• Angiotensin II antagonists, combinations: losartan and diuretics

Cholesterol and triglyceride reducers

  • Atorvastatin, cerivastatin, fluvastatin, lovastatin, pravastatin, simvastatin, gemfibrozil, fenofibrate, cholestyramine, nicotinic acid

Other cardiovascular drugs

  • Cardiac glycosides: digoxin

  • Antiarrhythmics, class I and III: aminodarone, disopyramide, propafenone, quinidine

  • Cardiac stimulants excluding cardiac glycosides: epinephrine, epinephrine combinations

  • Vasodilators used in cardiovascular diseases: glyceryl trinitrate, isosorbide dinitrate

  • Selective calcium channel blockers with direct cardiac effect: diltiazem, verapamil

Different measures of intensity of cardiovascular drug use per person per year were calculated. Table 3 shows that cases were on more medications, had more prescriptions per year, and had higher DDD and DDS. Furthermore, the total cost of medications was higher in cases than in controls. However, there was no difference between cases and controls in the cost per prescription. The differences between cases and controls were in the same directions for both men and women and there was no significant difference in magnitude.

Female cases (41.9%) were not more likely to use cardiovascular medications than male cases (34.7%); the difference (7.2%, 95% CI –1.8 to 16.5; p=0.126) was not significant. There was no significant difference between men and women for drug use, DDS, and total cost of cardiovascular drugs.

Because the ATC=C category includes many drug classes, we divided them into three large groups based on the way they are usually used clinically: drugs that reduce blood pressure, drugs that lower lipids, and drugs whose main effect is on the heart or the coronary circulation (box 1). We first examined drugs that are approved and most widely used to lower systemic arterial blood pressure (antihypertensives) in Canada. Clinicians might use these medications not just for controlling high blood pressure, but also for other indications and benefits from reducing blood pressure such as for the treatment of angina pectoris, congestive heart failure, and the secondary prevention of myocardial infarction in high risk patients. There is no way to determine from the database the specific indication for which a drug is prescribed. Antihypertensive drugs were far more likely to be prescribed for cases than for controls (31.7% v 16.4%, p<0.0001). The odds ratio for OSAS patients using antihypertensive agents compared with controls was 2.71 (95% CI 1.96 to 3.77). The cases had a mean of 61.6 more DDS for antihypertensive drugs (126.9 v 65.3, p<0.0001) and spent an average of $47.88 more on antihypertensive drugs than controls ($95.88 v $48.00, p<0.0001). We then calculated the intensity of drug use for each antihypertensive drug category including anti-adrenergic drugs, diuretics, loop diuretics, beta blockers, calcium channel blockers, and angiotensin converting enzyme (ACE) inhibitors. Table 4 shows that cases had significantly more DDS on diuretics, calcium channel blockers, and ACE inhibitors and spent significantly more on diuretics, beta blockers, calcium channel blockers, and ACE inhibitors than controls.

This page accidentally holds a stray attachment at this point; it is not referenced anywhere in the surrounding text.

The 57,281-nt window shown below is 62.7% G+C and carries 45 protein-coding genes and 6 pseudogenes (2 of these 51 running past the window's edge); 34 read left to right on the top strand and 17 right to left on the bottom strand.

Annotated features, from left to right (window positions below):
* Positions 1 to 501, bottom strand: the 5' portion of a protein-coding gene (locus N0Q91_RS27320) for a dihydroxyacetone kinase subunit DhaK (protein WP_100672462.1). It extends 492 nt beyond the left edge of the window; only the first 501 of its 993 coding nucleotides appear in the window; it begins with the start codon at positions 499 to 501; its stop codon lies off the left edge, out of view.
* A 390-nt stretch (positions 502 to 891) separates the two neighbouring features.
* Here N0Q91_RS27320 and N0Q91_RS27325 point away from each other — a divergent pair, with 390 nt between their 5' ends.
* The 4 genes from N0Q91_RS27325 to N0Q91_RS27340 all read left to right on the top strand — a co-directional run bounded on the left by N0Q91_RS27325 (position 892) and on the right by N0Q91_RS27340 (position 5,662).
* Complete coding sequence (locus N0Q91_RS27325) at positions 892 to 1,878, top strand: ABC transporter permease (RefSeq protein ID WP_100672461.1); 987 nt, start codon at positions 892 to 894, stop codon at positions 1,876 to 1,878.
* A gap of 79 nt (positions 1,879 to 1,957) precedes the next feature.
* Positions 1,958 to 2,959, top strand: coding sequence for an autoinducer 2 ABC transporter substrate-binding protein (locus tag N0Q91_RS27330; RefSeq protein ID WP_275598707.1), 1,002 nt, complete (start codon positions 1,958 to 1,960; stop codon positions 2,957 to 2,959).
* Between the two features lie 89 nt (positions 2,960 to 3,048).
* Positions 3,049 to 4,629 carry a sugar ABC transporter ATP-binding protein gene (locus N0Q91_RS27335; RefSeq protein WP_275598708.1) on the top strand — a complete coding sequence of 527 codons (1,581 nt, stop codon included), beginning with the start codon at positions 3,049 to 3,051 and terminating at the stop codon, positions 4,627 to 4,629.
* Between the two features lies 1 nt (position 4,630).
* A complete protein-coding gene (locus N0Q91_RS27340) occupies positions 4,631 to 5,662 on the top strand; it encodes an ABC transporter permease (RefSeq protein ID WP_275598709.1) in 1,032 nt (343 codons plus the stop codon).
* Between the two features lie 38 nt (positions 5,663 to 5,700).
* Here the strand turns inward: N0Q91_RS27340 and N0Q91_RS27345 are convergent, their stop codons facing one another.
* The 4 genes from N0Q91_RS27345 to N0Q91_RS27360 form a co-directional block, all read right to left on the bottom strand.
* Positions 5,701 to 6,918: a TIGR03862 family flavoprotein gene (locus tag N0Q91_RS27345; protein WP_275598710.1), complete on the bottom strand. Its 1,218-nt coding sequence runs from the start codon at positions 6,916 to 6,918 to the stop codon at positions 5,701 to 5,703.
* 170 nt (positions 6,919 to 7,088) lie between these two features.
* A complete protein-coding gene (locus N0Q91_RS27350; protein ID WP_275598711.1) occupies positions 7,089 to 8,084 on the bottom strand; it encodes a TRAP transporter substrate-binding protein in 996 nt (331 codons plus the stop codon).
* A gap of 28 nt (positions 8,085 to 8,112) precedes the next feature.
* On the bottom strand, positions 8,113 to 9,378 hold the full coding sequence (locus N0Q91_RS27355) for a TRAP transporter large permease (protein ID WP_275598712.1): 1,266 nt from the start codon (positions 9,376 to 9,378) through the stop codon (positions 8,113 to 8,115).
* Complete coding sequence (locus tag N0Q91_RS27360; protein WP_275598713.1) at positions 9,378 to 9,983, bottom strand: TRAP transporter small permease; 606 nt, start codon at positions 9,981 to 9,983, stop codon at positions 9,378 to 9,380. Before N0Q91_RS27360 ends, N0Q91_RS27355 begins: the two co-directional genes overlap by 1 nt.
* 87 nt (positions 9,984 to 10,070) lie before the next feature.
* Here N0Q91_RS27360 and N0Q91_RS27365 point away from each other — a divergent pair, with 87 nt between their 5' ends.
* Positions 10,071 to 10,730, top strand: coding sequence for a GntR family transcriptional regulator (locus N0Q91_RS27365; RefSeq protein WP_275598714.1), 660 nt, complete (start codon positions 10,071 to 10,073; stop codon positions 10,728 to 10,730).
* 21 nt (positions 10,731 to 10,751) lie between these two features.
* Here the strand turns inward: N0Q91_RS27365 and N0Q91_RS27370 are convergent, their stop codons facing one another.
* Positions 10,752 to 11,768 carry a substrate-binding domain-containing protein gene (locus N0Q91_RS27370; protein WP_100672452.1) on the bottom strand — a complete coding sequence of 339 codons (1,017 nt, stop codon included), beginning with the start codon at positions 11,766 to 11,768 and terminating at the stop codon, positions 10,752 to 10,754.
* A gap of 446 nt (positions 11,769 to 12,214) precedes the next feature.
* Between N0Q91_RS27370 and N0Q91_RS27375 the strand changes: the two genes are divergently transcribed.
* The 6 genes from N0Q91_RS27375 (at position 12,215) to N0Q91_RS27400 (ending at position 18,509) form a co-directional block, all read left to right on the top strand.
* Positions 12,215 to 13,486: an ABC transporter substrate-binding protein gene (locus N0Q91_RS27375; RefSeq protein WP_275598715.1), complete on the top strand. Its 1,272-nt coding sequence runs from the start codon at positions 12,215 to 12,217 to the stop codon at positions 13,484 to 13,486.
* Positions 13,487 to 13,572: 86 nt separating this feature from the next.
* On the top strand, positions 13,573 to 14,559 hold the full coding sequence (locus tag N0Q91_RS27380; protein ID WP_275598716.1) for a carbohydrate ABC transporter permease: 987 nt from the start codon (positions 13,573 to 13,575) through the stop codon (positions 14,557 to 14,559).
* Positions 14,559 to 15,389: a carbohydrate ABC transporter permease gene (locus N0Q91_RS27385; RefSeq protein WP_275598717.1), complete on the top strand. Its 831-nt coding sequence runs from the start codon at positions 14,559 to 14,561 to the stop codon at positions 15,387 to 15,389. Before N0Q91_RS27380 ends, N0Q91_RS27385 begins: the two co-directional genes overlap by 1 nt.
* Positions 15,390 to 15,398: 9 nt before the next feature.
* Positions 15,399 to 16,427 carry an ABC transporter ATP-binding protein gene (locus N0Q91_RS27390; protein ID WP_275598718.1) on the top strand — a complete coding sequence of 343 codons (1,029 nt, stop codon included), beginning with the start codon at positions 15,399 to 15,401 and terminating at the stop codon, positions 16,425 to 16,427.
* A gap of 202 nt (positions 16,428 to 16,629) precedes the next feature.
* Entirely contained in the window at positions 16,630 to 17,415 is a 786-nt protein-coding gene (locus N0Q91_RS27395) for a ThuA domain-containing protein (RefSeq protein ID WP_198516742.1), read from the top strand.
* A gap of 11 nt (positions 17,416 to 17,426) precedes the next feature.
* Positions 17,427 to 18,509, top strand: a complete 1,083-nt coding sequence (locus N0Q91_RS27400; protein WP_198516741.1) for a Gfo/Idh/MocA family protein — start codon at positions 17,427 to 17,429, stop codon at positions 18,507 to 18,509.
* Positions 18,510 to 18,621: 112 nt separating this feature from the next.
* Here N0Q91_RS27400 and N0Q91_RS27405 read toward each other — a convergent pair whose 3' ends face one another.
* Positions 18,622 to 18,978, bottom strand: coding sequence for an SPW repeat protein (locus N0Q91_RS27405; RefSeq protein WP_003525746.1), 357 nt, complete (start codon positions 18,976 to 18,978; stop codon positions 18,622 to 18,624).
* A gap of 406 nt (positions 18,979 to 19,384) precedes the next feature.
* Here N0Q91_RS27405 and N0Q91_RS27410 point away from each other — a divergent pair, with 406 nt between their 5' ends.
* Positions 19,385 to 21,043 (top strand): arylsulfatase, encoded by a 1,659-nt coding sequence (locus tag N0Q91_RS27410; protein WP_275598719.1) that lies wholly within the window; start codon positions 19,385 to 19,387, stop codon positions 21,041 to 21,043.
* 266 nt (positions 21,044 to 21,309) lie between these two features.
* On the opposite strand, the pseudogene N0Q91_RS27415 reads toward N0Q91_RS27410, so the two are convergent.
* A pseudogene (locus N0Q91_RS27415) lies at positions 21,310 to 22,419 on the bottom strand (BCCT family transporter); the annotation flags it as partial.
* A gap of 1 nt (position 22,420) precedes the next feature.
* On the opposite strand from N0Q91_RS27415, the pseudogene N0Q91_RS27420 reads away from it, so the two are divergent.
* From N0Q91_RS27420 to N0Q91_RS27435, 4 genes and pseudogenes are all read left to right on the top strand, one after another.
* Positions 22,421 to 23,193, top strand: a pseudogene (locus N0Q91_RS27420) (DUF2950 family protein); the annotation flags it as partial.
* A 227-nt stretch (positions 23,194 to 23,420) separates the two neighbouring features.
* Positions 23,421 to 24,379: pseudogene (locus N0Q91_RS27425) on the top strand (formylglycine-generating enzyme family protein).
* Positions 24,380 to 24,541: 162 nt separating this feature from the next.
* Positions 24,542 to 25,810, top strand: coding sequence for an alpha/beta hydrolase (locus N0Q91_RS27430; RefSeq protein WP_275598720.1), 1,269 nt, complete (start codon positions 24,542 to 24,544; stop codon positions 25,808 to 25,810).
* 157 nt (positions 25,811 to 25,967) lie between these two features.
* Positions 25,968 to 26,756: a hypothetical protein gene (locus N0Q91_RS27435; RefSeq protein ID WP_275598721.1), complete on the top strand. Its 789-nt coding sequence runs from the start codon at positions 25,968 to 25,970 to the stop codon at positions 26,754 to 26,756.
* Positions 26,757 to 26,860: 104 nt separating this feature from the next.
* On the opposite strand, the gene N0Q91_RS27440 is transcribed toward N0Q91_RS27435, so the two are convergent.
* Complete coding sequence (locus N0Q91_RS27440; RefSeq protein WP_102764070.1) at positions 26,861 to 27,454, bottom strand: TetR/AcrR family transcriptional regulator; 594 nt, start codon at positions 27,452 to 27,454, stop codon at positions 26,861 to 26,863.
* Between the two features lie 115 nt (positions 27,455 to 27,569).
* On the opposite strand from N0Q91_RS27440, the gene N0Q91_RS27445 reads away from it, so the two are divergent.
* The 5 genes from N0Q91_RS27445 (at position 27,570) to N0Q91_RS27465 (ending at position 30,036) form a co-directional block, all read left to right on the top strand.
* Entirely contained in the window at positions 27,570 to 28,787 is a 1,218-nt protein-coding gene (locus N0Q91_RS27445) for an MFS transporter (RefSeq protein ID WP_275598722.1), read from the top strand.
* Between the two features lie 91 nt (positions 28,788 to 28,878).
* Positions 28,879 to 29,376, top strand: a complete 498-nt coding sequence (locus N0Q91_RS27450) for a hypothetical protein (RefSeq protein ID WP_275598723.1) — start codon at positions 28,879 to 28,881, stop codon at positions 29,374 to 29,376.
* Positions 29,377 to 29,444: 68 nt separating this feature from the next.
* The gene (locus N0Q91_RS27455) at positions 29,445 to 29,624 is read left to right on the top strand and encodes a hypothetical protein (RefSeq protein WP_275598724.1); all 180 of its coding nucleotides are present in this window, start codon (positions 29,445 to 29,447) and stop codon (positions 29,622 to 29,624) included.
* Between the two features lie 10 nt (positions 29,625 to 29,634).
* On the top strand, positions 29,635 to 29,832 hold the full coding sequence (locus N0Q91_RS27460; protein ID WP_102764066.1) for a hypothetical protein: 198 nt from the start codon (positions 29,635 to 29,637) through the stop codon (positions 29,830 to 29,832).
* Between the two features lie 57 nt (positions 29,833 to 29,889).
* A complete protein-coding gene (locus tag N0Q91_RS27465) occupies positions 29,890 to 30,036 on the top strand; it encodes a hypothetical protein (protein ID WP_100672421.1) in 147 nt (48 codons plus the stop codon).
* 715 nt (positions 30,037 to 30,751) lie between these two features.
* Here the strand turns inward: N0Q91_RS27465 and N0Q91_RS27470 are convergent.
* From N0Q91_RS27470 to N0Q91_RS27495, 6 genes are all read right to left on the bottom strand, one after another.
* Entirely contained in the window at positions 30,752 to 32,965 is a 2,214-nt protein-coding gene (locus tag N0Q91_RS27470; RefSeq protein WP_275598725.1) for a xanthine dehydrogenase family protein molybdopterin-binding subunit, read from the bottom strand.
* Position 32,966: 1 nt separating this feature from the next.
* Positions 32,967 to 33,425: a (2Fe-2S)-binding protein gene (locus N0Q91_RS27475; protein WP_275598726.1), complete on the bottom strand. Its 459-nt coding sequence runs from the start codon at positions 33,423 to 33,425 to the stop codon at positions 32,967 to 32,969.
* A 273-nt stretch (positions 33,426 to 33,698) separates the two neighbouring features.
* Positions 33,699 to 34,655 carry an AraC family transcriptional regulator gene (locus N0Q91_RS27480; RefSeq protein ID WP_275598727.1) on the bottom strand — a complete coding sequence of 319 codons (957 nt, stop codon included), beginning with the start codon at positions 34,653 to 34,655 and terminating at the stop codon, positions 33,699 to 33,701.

Table 4

Difference in intensity of drug use between OSAS cases and controls for cardiovascular medications

We also estimated the differences in antihypertensive drug use for men and women. At least one antihypertensive drug was prescribed to 28.7% of the male cases and 14.7% of the male controls (OR 2.65, 95% CI 1.78 to 3.93, p<0.0001). Antihypertensives were prescribed to 39.9% of the female cases and 20.9% of the female controls (OR 2.87, 95% CI 1.59 to 5.16, p=0.0002). We calculated the relative likelihood of female cases versus male cases having a prescription for each antihypertensive drug, other cardiovascular drugs, and cholesterol and triglyceride reducers. Women were more likely to be dispensed prescriptions for diuretics and ACE inhibitors than men (RR 2.37, 95% CI 1.48 to 3.80, p =0.0003; RR 1.60, 95% CI 1.11 to 2.31, p=0.0131, respectively).

Predicting probability of drug use in OSAS patients

In order to determine whether any of the measured independent variables (age, BMI, AHI, time <90%, ESS) might predict the use of drugs for patients with OSAS, a logistic regression analysis was used with stepwise elimination. The results are summarised in table 5. Medication use could generally be predicted by age, sex, and ESS. The relationship between drug use and ESS is shown in fig 1. Cardiovascular drug use was predicted by age, BMI, and time<90%. Age, BMI, and AHI were predictors of antihypertensive drug use in patients with OSAS.

Table 5

Predictors of medication use in the year prior to diagnosis in patients with OSAS

Figure 1

Effect of Epworth sleepiness scale on the predicted probability and 95% confidence band for any medication use for a 45 year old man with OSAS. The more sleepy the patient, the higher the probability of drug use.

This analysis was performed for each antihypertensive drug. Table 6 shows that the use of diuretics and of ACE inhibitors was predicted by BMI and age. AHI was a predictor of diuretic and ACE inhibitor use and time<90% was a predictor of the use of loop diuretics. ESS did not predict the use of any cardiovascular drug.

Table 6

Predictors of cardiovascular medication use in OSAS

Predicting cost of drugs in OSAS

Days of all drug supplied was significantly increased by age (p<0.0001), female sex (p<0.0001), BMI (p=0.0042), and time<90% (p=0.0005), but not AHI or ESS. The cost of all drugs supplied was also significantly increased by the same variables: age (p<0.0001), female sex (p<0.0034), BMI (p<0.0089), and time<90% (p=0.0012, fig 2).